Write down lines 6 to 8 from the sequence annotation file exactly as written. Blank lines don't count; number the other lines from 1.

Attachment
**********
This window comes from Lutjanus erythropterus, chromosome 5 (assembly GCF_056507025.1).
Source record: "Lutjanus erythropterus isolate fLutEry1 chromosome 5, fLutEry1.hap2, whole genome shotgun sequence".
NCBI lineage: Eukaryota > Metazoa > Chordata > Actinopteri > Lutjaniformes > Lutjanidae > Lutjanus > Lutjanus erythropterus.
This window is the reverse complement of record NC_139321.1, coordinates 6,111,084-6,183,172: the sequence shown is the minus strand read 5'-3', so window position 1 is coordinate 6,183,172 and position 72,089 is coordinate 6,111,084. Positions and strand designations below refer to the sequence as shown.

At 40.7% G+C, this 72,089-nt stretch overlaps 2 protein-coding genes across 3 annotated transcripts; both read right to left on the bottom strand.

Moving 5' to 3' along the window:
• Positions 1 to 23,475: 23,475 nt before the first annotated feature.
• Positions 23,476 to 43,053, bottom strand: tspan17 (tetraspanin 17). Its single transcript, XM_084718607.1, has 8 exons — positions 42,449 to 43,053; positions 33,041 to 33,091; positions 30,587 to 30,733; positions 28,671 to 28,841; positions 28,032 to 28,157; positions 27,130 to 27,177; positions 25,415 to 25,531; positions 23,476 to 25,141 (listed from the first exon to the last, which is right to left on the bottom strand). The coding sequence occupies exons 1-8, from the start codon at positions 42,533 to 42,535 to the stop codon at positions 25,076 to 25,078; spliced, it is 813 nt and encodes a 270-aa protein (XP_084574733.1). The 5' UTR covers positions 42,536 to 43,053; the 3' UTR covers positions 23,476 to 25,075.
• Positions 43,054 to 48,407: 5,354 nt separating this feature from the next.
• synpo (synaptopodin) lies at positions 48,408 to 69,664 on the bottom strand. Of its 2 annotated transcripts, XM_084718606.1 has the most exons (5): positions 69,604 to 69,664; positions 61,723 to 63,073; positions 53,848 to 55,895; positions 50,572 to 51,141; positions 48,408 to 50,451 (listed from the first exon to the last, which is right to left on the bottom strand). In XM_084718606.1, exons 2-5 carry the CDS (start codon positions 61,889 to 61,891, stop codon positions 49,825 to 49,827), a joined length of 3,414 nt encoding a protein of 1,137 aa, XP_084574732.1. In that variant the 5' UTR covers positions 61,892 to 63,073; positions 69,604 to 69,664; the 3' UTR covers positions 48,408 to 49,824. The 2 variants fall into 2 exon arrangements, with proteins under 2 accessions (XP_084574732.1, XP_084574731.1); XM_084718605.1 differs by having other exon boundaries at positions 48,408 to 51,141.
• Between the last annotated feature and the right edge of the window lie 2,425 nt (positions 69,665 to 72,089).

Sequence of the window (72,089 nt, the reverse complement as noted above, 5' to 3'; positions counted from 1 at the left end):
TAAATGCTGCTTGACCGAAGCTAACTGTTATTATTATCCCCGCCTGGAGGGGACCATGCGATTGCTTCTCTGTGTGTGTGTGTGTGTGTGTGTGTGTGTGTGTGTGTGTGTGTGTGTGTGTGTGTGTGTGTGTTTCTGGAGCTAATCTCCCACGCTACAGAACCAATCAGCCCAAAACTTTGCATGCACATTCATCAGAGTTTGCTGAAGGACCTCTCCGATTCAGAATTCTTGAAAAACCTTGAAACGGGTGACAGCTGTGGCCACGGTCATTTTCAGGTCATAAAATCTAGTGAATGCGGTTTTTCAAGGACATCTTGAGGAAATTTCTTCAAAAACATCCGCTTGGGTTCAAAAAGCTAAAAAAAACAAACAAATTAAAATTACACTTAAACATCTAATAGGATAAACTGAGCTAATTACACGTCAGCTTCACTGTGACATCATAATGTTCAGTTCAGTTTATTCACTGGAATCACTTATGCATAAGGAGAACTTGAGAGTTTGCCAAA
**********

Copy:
Moving 5' to 3' along the window:
• Positions 1 to 23,475: 23,475 nt before the first annotated feature.
• Positions 23,476 to 43,053, bottom strand: tspan17 (tetraspanin 17). Its single transcript, XM_084718607.1, has 8 exons — positions 42,449 to 43,053; positions 33,041 to 33,091; positions 30,587 to 30,733; positions 28,671 to 28,841; positions 28,032 to 28,157; positions 27,130 to 27,177; positions 25,415 to 25,531; positions 23,476 to 25,141 (listed from the first exon to the last, which is right to left on the bottom strand). The coding sequence occupies exons 1-8, from the start codon at positions 42,533 to 42,535 to the stop codon at positions 25,076 to 25,078; spliced, it is 813 nt and encodes a 270-aa protein (XP_084574733.1). The 5' UTR covers positions 42,536 to 43,053; the 3' UTR covers positions 23,476 to 25,075.